Onboarding with 1:1s, dependencies, and personal workspace 💡
Monday Ideas — Edition #90
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1) 💬 When you are new, just talk with everyone
One of the most underrated tactics to onboard yourself well in a new company is to have 1:1s with literally everyone who is even remotely related to your job.
Do that in the first 30 days, and don't wait for your manager to take care of this.
Create a list of all the people in your team and key stakeholders in the company. Don't be afraid to reach out to the manager of your manager, and others that feel "too high". Nobody ever gets pissed off for this.
Prepare some questions to make this both a moment of bonding and learning. Here are a few:
What should I know about the product / company / people?
What is the biggest challenge that you face?
What can I do to make your life easier?
Who else should I talk to?
You will be surprised by how much you can learn from people with casual chats, where there are no expectations whatsoever.
This was one of the best pieces of advice I received from Aadil during our chat last week:
2) ✂️ Prune your dependencies
Most applications today have just too many dependencies. Dependencies spread out for many reasons:
Templates and boilerplates bring in stuff that you don’t use.
Different teams use different libraries for the same purpose (e.g. HTTP calls).
Dependencies from dead or pruned code are never removed (”maybe this is used elsewhere?”)
Keeping a few dependencies is crucial, because dependencies, in turn, bring various problems:
🔒 Security — they increase your application’s attack surface.
🚚 Release — they increase build and deploy times.
🔧 Maintenance — they require constant work to be kept up to date.
The best way to keep your footprint small is prevention:
Create a developer portal to keep consistency across teams (e.g. with Backstage).
Explicitly favor using libraries you already use, instead of new ones (e.g. you can write this down in your design doc template).
Whenever you remove some code, check if you can remove some dependency.
On top of this, you can also do periodic clean-ups — e.g. once a quarter — where the whole team spends a few days squashing unused / redundant dependencies. Or, if you do bug duty, you can make dependency pruning part of the duties.
I listed more techniques (and resolutions) you can adopt for the new year in this recent piece 👇
3) 🌱 The PRT System
In November last year I wrote a piece about Personal Knowledge Management, where I detail the workflows I use to run Refactoring — and my life.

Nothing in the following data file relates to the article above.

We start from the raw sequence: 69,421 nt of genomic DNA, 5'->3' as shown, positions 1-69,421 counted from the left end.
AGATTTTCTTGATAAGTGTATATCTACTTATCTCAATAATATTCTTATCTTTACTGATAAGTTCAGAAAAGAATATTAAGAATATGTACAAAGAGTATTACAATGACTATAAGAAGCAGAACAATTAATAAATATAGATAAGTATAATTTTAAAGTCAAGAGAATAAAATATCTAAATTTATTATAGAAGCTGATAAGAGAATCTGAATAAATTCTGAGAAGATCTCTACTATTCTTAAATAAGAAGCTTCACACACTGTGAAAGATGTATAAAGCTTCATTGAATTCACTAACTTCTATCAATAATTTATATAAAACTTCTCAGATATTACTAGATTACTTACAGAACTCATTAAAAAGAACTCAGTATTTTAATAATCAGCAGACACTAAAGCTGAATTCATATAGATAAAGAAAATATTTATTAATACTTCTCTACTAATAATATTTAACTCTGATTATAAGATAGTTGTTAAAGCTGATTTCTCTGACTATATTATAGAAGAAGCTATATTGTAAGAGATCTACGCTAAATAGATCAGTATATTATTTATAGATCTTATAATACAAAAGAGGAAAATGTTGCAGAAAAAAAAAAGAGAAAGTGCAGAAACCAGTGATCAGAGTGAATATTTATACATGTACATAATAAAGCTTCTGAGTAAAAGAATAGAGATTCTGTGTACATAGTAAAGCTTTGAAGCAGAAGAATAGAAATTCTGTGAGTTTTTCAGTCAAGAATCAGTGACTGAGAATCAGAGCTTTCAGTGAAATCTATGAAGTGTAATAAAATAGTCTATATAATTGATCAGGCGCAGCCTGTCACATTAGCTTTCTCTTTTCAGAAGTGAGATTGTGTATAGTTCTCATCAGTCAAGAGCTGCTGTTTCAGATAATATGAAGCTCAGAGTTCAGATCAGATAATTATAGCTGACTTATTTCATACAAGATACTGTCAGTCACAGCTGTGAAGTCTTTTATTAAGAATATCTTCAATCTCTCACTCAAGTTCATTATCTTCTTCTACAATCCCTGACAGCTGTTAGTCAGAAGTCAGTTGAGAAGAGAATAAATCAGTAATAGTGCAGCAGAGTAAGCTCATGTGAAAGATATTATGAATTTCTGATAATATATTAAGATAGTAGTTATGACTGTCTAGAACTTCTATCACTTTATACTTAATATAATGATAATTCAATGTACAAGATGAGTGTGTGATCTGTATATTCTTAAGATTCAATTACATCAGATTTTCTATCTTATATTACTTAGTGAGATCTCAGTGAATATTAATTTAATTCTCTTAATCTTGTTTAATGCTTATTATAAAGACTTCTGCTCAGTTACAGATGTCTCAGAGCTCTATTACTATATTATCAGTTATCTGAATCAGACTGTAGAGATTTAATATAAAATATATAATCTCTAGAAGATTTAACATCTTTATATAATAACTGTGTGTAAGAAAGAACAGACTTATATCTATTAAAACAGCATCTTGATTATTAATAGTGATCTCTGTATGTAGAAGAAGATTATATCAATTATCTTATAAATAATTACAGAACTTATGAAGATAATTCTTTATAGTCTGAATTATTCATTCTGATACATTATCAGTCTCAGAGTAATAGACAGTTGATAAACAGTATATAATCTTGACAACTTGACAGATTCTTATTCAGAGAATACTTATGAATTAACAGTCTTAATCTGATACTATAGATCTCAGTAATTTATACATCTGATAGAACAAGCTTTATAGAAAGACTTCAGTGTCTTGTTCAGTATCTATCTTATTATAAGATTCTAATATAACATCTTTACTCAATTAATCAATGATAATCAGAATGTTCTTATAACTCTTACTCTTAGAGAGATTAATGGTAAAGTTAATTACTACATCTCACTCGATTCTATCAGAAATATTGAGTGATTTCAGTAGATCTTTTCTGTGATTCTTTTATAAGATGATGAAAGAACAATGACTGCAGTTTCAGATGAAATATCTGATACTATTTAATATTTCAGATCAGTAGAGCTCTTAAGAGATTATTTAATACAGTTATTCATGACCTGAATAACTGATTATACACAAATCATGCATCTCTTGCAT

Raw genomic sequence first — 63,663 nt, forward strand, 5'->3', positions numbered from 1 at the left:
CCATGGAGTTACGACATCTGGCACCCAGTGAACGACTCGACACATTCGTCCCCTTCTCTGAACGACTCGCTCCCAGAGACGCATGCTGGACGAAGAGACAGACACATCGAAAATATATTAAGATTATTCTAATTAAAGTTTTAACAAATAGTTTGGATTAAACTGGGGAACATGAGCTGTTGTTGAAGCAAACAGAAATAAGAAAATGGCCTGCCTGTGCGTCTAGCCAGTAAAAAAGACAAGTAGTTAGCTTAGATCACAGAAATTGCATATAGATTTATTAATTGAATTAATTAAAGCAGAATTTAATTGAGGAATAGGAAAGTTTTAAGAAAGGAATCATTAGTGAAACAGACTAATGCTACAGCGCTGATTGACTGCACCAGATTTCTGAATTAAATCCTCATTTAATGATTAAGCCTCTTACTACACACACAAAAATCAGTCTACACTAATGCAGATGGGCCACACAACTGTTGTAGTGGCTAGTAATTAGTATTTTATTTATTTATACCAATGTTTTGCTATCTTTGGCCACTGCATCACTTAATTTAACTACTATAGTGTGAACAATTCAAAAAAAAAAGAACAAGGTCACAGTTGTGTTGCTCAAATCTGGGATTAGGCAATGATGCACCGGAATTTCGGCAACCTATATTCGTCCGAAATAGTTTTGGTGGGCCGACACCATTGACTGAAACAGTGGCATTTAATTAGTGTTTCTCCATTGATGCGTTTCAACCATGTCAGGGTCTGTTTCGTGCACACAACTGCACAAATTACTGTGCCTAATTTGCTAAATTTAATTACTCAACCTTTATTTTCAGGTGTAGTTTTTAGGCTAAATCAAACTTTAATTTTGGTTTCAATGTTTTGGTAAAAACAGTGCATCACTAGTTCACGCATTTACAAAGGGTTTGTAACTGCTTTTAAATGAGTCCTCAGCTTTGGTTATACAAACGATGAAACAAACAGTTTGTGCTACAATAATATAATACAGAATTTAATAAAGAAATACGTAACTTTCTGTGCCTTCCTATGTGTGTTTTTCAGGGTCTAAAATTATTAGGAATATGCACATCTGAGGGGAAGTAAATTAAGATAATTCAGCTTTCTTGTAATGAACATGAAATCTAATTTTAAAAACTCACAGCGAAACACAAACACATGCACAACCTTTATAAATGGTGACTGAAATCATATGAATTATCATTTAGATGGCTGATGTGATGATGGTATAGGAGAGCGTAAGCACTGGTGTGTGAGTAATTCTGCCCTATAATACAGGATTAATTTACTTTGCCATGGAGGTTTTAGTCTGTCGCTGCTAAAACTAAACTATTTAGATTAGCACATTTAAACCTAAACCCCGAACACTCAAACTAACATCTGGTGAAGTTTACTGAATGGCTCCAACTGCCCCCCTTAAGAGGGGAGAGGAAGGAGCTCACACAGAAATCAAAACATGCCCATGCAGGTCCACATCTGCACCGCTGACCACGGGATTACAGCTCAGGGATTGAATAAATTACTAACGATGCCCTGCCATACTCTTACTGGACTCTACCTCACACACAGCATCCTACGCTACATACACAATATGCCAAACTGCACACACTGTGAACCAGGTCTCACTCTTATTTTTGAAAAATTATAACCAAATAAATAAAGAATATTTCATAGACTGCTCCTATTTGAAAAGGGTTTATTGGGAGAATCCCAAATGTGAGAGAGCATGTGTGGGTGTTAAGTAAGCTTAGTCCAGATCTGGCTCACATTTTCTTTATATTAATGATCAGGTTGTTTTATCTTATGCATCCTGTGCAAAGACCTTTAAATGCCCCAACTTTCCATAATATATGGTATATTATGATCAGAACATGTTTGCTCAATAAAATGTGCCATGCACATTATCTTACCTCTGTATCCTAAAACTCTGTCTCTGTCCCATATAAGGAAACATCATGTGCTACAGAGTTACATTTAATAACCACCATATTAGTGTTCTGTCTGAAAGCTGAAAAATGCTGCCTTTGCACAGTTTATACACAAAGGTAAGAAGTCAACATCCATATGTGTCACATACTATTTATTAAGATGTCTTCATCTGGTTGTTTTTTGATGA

In my workspace, I have three main buckets: 🔨 Projects, 🔄 Responsibilities, and 🏷️ Topics (PRT).
1) Projects 🔨
Projects are things I want to achieve on a defined timeframe. They have a beginning and an end, and are bigger than a single task (I can’t complete them in one sitting).
I create 5-6 projects every quarter, and that includes both Refactoring projects and life projects, e.g. the recent relocation we did, or our honeymoon.
2) 🔄 Responsibilities
Responsibilities are activities that I do on a regular basis, for which I need to maintain a standard. E.g. writing on social media, or running interviews with guests.
The defining feature of a responsibility is that it is recurring: it doesn’t have an end. So, while projects require plans or roadmaps, responsibilities require procedures about how to perform them.
I usually have a recurring task on Todoist for each responsibility, linking back to the procedure on Notion.
3) 🏷️ Topics
Finally, topics are areas of interest. A topic is anything that can be useful in the future. Examples are “frontend”, “no code”, or “sim racing”.
Topics are the least actionable category. It’s stuff that I believe it is worth saving, but I have no expectation of doing anything with it in the near future.
The Projects → Responsibilities → Topics organization kind of goes from the most actionable to the least.
New activities always start as projects, to kick them off. Projects may eventually turn into responsibilities: e.g. I start doing paid ads (project), and eventually I need to manage them weekly (responsibility).
So, when I organize my notes (check the full article for more) I take those that are unassigned — no project, responsibility, or topic is attached — and I assign them to at least one of these buckets. Each note may belong to either a project or a responsibility, rarely both, and can have further topics attached.
For doing this, I use Notion. Notion can model this organization through database relationships, which is flexible and powerful in many ways. Its ability to use views, formulas, and rollups, to me, is simply unmatched.
The main drawback of Notion, if you ask me, is that it is slow, and a bit cumbersome on mobile. This would be an issue if I used it for capturing stuff, but I mostly don’t, so all good!
To me, for organizing, flexibility > speed.
🗳️ The State of Engineering Productivity
Finally, I have a quick ask! 🙏 I am conducting a survey about what makes engineering teams productive: practices, usage of metrics, tools, etc.
If you want to help me out on this, you can fill out the survey below 👇 it takes less than 5 mins.
Thank you, it means a lot!
And that’s it for today! If you are finding this newsletter valuable, consider becoming a paid subscriber — 1500+ engineers and managers have joined already!
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I wish you a great week! ☀️